This is a flight simulation game, intermixed with abilities of a shooter style. It is set in the World War II era. Published by City Interactive it is a sequel to Combat Wings. In this version , Battle of Britain, you are the newest pilot to the squadron tasked to defend England from the onslaught of the German Luftwaffe. I personally had a lot of fun with this game. You start off learning the basics of the interface with flight, firing, and dropping munitions. But do not get too cozy because you are quickly tasked with a lot of short missions.
They made some drastic improvements with respect to the head up display and gauges from its predecessor Combat Wings. Instead of the view from the cockpit, you view the plane from 3rd person. Your altimeter, speed, gun status, and aircraft integrity gauges are located at the bottom, well out of the way of what you need to do to succeed.
The interface is really easy to get use to, even if you have never played this style of game before. You use the mouse to track the flight and the usual keyboard interface of movement, W,S etc. The missions are a lot of fun and had me hooked for a few hours. You start out in a Hawker Hurricane and soon upgrade to a Spitfire. There are other innovative crafts of the era you get to fly as well. After the 5th mission there is a sort of monotony that sets in, and they do slightly get more difficult as the game progresses.
Also you are tracked on a killboard and promoted in rank as well as achieve medals such as the Distinguished Flying Cross. Another fun point of the game is once you have trained on different craft you have the option of flying them on missions. If you do not upgrade and continue to fly trainee planes your mates will tease you about it too. You can customize your plane with different decal setting as well. I have a thing for pin-ups so I would choose the largest one I could.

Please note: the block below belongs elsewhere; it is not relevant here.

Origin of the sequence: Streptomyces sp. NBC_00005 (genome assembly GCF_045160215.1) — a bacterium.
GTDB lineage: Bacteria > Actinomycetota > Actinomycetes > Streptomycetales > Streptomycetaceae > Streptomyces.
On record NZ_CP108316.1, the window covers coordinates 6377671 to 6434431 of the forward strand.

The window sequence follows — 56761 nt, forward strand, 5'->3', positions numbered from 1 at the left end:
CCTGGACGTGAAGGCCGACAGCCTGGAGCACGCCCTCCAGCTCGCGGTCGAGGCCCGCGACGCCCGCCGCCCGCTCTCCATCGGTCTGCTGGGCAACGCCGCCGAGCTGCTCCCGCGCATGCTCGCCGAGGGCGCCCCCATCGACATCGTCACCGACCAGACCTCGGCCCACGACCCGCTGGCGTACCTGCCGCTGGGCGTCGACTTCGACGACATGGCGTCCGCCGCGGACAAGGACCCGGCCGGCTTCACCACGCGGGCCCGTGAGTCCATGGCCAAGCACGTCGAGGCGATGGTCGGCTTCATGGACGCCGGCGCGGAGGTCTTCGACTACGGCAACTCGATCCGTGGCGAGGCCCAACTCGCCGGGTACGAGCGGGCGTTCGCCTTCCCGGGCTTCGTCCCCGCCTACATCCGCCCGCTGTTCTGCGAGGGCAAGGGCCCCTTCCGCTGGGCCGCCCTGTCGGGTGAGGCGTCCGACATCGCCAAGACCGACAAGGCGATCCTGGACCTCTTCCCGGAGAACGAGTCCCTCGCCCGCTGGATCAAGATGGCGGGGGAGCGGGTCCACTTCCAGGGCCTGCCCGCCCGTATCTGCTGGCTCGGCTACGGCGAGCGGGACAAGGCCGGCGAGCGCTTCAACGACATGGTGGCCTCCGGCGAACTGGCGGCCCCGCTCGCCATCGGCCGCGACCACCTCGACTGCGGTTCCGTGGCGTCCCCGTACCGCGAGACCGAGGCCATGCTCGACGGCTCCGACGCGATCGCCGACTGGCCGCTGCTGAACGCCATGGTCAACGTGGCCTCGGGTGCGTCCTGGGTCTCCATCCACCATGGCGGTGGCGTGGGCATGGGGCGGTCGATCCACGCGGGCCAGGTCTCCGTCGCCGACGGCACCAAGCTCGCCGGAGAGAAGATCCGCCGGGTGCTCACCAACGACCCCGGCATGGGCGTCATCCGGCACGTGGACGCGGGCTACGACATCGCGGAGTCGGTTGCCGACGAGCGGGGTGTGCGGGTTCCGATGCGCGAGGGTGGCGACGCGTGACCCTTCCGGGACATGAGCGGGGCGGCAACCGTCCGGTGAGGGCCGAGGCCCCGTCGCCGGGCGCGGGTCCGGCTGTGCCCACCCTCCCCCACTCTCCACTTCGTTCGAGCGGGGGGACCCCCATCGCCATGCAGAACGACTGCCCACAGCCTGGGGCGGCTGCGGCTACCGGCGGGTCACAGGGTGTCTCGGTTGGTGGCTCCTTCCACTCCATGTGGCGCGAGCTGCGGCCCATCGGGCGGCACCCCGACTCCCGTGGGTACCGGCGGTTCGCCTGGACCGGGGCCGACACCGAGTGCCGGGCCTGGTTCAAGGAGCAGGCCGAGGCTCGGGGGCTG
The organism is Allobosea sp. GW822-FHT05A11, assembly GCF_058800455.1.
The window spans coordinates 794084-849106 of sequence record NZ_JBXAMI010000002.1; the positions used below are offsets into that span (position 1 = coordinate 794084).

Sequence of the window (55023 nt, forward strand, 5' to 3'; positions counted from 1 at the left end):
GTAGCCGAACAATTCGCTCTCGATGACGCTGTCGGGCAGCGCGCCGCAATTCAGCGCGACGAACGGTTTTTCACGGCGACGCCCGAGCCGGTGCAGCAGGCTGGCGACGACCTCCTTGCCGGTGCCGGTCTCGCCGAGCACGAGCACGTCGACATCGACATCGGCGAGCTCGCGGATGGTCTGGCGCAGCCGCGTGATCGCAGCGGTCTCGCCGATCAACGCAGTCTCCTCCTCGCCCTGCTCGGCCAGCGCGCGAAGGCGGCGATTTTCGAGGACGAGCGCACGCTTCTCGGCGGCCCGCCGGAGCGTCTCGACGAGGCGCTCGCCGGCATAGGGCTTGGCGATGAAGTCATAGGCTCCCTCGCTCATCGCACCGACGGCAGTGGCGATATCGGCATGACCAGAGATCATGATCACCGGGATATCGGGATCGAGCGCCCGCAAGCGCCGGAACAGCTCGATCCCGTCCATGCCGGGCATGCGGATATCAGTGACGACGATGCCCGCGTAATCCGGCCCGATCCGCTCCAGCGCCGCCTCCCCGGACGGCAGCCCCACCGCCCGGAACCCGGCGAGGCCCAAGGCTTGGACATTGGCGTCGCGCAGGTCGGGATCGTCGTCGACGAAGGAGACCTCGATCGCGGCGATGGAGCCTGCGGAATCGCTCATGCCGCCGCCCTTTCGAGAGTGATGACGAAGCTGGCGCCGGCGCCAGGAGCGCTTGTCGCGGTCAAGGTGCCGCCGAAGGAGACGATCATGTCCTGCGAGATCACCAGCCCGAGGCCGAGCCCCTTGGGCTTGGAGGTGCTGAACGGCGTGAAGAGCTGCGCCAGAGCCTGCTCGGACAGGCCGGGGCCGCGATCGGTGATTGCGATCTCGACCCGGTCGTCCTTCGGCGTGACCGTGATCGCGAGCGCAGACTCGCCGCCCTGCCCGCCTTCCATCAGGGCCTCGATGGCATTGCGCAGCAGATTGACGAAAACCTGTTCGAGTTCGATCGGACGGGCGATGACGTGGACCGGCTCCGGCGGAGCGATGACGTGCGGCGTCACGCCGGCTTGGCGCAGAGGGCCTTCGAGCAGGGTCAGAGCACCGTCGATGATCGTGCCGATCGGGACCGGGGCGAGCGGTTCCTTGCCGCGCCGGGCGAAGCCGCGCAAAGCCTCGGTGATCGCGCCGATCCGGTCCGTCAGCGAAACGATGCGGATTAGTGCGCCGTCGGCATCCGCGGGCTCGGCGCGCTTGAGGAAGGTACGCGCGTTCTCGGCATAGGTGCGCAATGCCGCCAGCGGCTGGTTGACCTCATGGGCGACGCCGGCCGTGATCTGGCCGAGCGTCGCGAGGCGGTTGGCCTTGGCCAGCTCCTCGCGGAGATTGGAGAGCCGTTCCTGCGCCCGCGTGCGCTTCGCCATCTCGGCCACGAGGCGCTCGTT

Game sound and music is reminiscent of any battle or heroic style of game. Sounds do vary between the different aircraft you choose, so to give you the feel that you are operating a different aircraft. Also in battle you sometimes get cross-talk on the radios from your enemy which given the technology at the time is a very real probability of hearing them. Although, the phrases repeated often to where it became annoying and I just wanted to shoot at them more. They heckle you and call you “Tommy”, as your team calls them “Jerry”.
Combat Wings: Battle of Britain does offer a multiplayer mode where it can be setup on a LAN or across the net. You can set it for “deathmatch” or “team deathmatch”, the constraints being a time limit or frags, and number of players. Twenty frags or twenty minutes and ten players were the maximum setting for a server. A bonus here is you can actually play the Germans or the British, the Germans offering a Messerschmitt to contest the abilities of the Spitfire or Hawker Hurricane.
I considered this a low end game with not a lot of bells and whistles and apparently developed on a relatively low budget. It can run on a system as low as Windows 98 on at least a Pentium III with 256MB of RAM and only 700MB available on a hard drive.
As long as it is cheap and if you want to get someone an easy fun game who just does not have the computing power or know how, then this game is perfect. If you see it on the way out of the store at a bargain price, you will get your money’s worth. Also included on the game DVD is the original Combat Wings and World War II Pacific Heroes. I personally would not pay premium price for this bundle but for a bargain I would. As for replay value, I see it as questionable based on the nostalgia of the player. If you are a history buff as myself then yes I would replay this once beaten, but nothing I would commit to my PC for extended periods of time.
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